The challenges in school education in India could be broadly classified as issues of access and quality, with equity being a cross-cutting concern. There have been significant strides made in the matter of access. While there are still pockets in many parts of the country where schools are not available, the majority of the population today has access to public schools. However, inadequate staffing and other resources in the schools remains an areas of concern. A large number of children continue to stay out of school droping out after enrollment. Rote learning is still a predominant feature of our education system. While on the one hand, classroom and lessons disconnected from the child’s life and context alienate the child from learning with understanding, the focus on attaining higher grades pushes out holistic development of the child as an educational aim. Affluent parents invest significant amount of personal resources to provide education for their children. Inadequate resources and capacities in public schools (and low fee paying private schools), where a large majority of the children study, add to a growing inequity in the educational system. These and our other concerns in School Education are articulated in a document titled “Our Concerns on School Education”. The multitude and complexity of these issues make for slow progress in education being an effective instrument of human development and social change.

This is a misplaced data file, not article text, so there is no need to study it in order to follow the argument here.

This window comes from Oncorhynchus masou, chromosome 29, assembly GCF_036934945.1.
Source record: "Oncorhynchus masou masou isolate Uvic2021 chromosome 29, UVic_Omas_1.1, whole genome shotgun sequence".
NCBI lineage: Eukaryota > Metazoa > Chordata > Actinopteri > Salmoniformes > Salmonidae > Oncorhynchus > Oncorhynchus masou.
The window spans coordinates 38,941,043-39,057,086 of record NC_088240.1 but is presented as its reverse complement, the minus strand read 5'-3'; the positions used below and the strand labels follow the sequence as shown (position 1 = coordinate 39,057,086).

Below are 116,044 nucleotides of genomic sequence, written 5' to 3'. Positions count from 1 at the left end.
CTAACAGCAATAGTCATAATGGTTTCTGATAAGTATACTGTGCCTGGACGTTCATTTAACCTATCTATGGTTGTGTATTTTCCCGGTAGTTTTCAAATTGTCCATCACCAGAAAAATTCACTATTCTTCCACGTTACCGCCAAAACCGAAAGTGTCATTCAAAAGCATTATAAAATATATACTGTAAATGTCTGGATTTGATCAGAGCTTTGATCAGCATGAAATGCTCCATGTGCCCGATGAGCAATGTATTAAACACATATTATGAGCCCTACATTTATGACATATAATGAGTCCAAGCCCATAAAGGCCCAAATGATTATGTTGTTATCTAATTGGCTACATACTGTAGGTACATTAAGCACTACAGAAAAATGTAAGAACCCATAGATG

There have been many efforts at the Centre and the States in the areas of policy, legislation and curricular and examination reforms in education. Civil society organizations have been working consistently on the ground to improve access and quality. All these efforts have led to many changes and improvement in education. The National Curricular Framework 2005 recognizes holistic development of the child, learning with understanding and connecting the learning to the lives and contexts of the children as some of the key tenets of education. Right to Education Act 2009 made elementary education a right of all children up to the age of 14. However, effective implementation of these policies and reforms requires systemic capacities across all levels in the education system.
Overview of Our Work
Wipro Applying Thought in Schools was setup in early 2000s to work towards addressing these issues in education. These issues are complex and systemic and require deliberate, long term and sustained efforts. We believe that civil society organizations have an important role to play in bringing about such an educational transformation. Our core strategy has therefore been to develop capacities in civil society organizations to work towards education reform in a systemic manner.
Over the past 14 years, we have associated with 60 organizations at different levels and worked closely with 35 organizations. We have worked with 69 organizations at different levels of engagement. We have supported 51 organizations through 113 projects involving over 16,000 schools and around 19,000 educators across 19 states so far.
We work in partnership with civil society organizations in the following ways:
Our support to organizations typically span a period of three years and may be extended further, based on the need and potential. We involve closely in the work by staying in touch with our partners and the field, through visits, review meetings and calls, and by participating in key decisions. At the end of the support period, a comprehensive review is carried out along with the partner, where the need and potential is assessed and a decision is taken about further support.